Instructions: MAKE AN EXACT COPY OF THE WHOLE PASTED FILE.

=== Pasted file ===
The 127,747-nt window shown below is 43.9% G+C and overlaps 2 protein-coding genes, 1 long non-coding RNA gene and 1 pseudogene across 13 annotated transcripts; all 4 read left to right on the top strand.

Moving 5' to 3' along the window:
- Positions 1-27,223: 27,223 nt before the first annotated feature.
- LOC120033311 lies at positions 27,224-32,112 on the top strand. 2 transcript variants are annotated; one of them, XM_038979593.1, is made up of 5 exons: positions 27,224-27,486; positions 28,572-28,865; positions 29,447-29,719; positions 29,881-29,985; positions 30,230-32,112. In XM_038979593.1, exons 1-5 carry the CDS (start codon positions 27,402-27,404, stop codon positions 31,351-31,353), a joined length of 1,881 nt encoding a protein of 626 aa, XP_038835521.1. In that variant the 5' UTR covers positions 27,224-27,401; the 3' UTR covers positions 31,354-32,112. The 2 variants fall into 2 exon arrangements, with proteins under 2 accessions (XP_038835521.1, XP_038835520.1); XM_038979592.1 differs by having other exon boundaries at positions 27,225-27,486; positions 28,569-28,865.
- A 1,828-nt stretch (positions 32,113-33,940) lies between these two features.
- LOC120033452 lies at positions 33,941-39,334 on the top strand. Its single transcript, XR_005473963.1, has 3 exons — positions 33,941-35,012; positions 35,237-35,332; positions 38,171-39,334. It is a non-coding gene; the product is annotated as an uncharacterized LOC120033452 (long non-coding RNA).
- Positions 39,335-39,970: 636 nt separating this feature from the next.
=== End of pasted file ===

The 127,747-nt window shown below is 43.9% G+C and overlaps 2 protein-coding genes, 1 long non-coding RNA gene and 1 pseudogene across 13 annotated transcripts; all 4 read left to right on the top strand.

Moving 5' to 3' along the window:
- Positions 1-27,223: 27,223 nt before the first annotated feature.
- LOC120033311 lies at positions 27,224-32,112 on the top strand. 2 transcript variants are annotated; one of them, XM_038979593.1, is made up of 5 exons: positions 27,224-27,486; positions 28,572-28,865; positions 29,447-29,719; positions 29,881-29,985; positions 30,230-32,112. In XM_038979593.1, exons 1-5 carry the CDS (start codon positions 27,402-27,404, stop codon positions 31,351-31,353), a joined length of 1,881 nt encoding a protein of 626 aa, XP_038835521.1. In that variant the 5' UTR covers positions 27,224-27,401; the 3' UTR covers positions 31,354-32,112. The 2 variants fall into 2 exon arrangements, with proteins under 2 accessions (XP_038835521.1, XP_038835520.1); XM_038979592.1 differs by having other exon boundaries at positions 27,225-27,486; positions 28,569-28,865.
- A 1,828-nt stretch (positions 32,113-33,940) lies between these two features.
- LOC120033452 lies at positions 33,941-39,334 on the top strand. Its single transcript, XR_005473963.1, has 3 exons — positions 33,941-35,012; positions 35,237-35,332; positions 38,171-39,334. It is a non-coding gene; the product is annotated as an uncharacterized LOC120033452 (long non-coding RNA).
- Positions 39,335-39,970: 636 nt separating this feature from the next.